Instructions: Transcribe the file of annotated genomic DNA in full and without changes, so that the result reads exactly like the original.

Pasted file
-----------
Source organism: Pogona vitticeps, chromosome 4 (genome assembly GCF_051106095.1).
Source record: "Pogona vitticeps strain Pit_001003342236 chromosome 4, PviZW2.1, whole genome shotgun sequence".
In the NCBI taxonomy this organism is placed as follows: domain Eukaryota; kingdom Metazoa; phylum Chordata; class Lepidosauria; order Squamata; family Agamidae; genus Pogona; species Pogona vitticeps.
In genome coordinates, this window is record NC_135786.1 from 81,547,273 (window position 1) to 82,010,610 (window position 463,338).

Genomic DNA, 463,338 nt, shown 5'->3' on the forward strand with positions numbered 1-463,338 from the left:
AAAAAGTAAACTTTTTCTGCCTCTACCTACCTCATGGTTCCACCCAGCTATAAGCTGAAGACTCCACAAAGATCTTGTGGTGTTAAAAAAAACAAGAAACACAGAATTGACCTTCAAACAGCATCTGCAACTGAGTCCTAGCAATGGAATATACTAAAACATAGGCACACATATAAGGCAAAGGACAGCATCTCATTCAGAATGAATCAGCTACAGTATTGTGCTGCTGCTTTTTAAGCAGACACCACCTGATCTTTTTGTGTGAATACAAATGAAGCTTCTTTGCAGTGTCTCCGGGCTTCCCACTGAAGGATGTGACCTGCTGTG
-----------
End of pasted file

Source organism: Pogona vitticeps, chromosome 4 (genome assembly GCF_051106095.1).
Source record: "Pogona vitticeps strain Pit_001003342236 chromosome 4, PviZW2.1, whole genome shotgun sequence".
In the NCBI taxonomy this organism is placed as follows: domain Eukaryota; kingdom Metazoa; phylum Chordata; class Lepidosauria; order Squamata; family Agamidae; genus Pogona; species Pogona vitticeps.
In genome coordinates, this window is record NC_135786.1 from 81,547,273 (window position 1) to 82,010,610 (window position 463,338).

Genomic DNA, 463,338 nt, shown 5'->3' on the forward strand with positions numbered 1-463,338 from the left:
AAAAAGTAAACTTTTTCTGCCTCTACCTACCTCATGGTTCCACCCAGCTATAAGCTGAAGACTCCACAAAGATCTTGTGGTGTTAAAAAAAACAAGAAACACAGAATTGACCTTCAAACAGCATCTGCAACTGAGTCCTAGCAATGGAATATACTAAAACATAGGCACACATATAAGGCAAAGGACAGCATCTCATTCAGAATGAATCAGCTACAGTATTGTGCTGCTGCTTTTTAAGCAGACACCACCTGATCTTTTTGTGTGAATACAAATGAAGCTTCTTTGCAGTGTCTCCGGGCTTCCCACTGAAGGATGTGACCTGCTGTG